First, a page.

Montague Roadhouse was first built in 1900 in a different location, on the other side of the present-day highway, but burned down. A replacement was built but burned in 1909. This log structure was built in 1915 and was used as a roadhouse until the 1950s. The kitchen and eating area were on the main floor and the bedrooms were upstairs. Two woodstoves provided heat. The inside of the building was lined with cheesecloth, both to lighten the dark interior and to prevent the moss and dirt chinking from falling into the rooms.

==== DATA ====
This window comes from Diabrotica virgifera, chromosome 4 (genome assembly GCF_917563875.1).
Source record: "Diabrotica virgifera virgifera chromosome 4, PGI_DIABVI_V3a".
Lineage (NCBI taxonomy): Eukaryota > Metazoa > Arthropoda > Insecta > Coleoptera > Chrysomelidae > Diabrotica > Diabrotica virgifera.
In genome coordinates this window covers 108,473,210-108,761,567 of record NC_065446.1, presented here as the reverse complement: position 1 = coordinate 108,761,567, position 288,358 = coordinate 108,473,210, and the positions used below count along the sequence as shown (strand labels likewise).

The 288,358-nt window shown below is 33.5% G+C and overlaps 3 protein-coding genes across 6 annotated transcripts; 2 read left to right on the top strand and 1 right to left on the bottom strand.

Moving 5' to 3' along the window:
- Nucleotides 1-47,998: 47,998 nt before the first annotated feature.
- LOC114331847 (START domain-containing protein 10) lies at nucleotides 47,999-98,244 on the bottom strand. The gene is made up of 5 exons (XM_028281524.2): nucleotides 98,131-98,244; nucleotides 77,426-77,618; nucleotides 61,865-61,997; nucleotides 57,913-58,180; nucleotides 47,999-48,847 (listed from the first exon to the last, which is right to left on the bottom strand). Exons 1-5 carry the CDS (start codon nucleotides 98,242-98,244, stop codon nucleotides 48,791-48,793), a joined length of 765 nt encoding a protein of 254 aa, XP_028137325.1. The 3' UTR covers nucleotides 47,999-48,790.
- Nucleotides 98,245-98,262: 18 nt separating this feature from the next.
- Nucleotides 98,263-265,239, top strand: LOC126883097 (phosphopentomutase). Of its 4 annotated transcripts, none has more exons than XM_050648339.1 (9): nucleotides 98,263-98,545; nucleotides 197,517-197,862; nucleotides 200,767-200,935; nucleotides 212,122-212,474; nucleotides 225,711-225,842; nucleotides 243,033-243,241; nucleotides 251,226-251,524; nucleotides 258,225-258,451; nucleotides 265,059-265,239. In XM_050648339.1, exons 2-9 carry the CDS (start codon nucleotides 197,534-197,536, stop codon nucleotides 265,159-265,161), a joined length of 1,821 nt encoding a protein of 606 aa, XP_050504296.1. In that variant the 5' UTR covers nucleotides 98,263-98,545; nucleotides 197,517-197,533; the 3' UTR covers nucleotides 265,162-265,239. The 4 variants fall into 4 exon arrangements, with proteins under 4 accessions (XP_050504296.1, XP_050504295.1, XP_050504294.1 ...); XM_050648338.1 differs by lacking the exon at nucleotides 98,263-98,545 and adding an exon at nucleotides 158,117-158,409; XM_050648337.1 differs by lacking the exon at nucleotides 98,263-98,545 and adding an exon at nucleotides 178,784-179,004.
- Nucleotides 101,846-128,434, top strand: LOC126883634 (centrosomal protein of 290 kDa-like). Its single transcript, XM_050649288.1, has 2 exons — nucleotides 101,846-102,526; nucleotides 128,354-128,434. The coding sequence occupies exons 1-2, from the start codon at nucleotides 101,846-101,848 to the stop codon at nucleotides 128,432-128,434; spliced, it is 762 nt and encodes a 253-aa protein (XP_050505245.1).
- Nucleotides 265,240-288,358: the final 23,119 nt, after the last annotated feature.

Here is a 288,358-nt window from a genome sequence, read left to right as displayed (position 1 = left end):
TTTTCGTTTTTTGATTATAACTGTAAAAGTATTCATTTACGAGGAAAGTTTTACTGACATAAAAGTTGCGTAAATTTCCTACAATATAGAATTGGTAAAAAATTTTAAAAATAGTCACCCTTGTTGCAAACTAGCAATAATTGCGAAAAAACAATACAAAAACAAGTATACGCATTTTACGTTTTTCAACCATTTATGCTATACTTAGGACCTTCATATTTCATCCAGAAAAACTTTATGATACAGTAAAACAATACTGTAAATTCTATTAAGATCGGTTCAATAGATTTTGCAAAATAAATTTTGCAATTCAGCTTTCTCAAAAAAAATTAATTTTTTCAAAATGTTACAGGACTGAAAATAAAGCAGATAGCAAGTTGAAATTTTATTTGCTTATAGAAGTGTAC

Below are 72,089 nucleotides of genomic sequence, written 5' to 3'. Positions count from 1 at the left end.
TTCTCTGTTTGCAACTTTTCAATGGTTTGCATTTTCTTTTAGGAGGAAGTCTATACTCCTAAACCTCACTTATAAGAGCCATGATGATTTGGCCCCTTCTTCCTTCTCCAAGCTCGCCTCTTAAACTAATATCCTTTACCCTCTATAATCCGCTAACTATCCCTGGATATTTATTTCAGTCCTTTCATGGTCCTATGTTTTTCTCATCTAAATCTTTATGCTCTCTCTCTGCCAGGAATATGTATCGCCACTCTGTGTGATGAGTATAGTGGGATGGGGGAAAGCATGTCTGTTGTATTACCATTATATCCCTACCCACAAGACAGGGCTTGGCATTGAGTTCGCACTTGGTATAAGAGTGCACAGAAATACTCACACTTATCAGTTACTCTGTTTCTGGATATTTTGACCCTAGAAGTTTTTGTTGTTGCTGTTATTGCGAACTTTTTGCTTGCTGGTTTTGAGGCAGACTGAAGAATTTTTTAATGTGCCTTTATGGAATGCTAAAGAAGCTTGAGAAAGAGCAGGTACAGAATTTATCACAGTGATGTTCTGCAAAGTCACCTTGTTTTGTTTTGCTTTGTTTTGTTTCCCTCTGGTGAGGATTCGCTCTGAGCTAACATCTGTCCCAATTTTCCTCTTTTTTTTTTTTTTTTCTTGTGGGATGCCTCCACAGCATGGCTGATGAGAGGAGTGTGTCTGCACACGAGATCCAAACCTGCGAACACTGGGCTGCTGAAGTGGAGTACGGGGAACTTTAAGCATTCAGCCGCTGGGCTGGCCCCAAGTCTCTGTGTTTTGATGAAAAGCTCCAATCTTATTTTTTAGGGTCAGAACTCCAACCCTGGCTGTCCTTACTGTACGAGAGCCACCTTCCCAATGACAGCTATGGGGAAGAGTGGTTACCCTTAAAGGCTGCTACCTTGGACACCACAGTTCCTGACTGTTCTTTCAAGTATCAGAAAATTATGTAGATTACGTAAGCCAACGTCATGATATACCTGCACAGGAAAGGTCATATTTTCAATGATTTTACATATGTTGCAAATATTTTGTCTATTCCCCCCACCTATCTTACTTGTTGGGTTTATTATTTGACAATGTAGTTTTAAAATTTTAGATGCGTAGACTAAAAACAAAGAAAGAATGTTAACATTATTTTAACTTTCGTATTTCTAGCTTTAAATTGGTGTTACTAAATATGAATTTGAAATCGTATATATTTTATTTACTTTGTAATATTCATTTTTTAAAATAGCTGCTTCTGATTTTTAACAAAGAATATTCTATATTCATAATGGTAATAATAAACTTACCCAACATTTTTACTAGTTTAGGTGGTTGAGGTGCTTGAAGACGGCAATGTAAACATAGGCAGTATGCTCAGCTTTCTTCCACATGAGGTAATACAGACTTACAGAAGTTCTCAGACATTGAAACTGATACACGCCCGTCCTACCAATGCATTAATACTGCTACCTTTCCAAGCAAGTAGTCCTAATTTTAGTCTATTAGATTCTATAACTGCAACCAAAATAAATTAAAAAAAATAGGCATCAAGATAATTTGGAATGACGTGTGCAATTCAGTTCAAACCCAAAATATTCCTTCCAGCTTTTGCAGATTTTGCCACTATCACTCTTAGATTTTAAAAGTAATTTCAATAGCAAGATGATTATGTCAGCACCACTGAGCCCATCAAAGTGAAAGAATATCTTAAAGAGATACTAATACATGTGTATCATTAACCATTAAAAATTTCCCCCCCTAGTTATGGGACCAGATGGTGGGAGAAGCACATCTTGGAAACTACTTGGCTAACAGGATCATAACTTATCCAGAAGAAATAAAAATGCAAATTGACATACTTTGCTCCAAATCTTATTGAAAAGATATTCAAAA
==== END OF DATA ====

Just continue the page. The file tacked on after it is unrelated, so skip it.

Staging posts were built every 20 or 30 miles (30 or 40 km) along the length of the Overland Trail. Each post was complete with roadhouse, stables, storehouses and cabins. Roadhouses were large two-story structures, often with an attached shed at one end, and were a welcome refuge from the cold. A stage would stop at two or three roadhouses in a day and horses were changed at each post. Passengers paid $1.50 for meals and $1 for a bed for the night.
The remaining shell of the Montague Roadhouse has been stabilized to preserve one of the last remaining relics of the Overland Trail .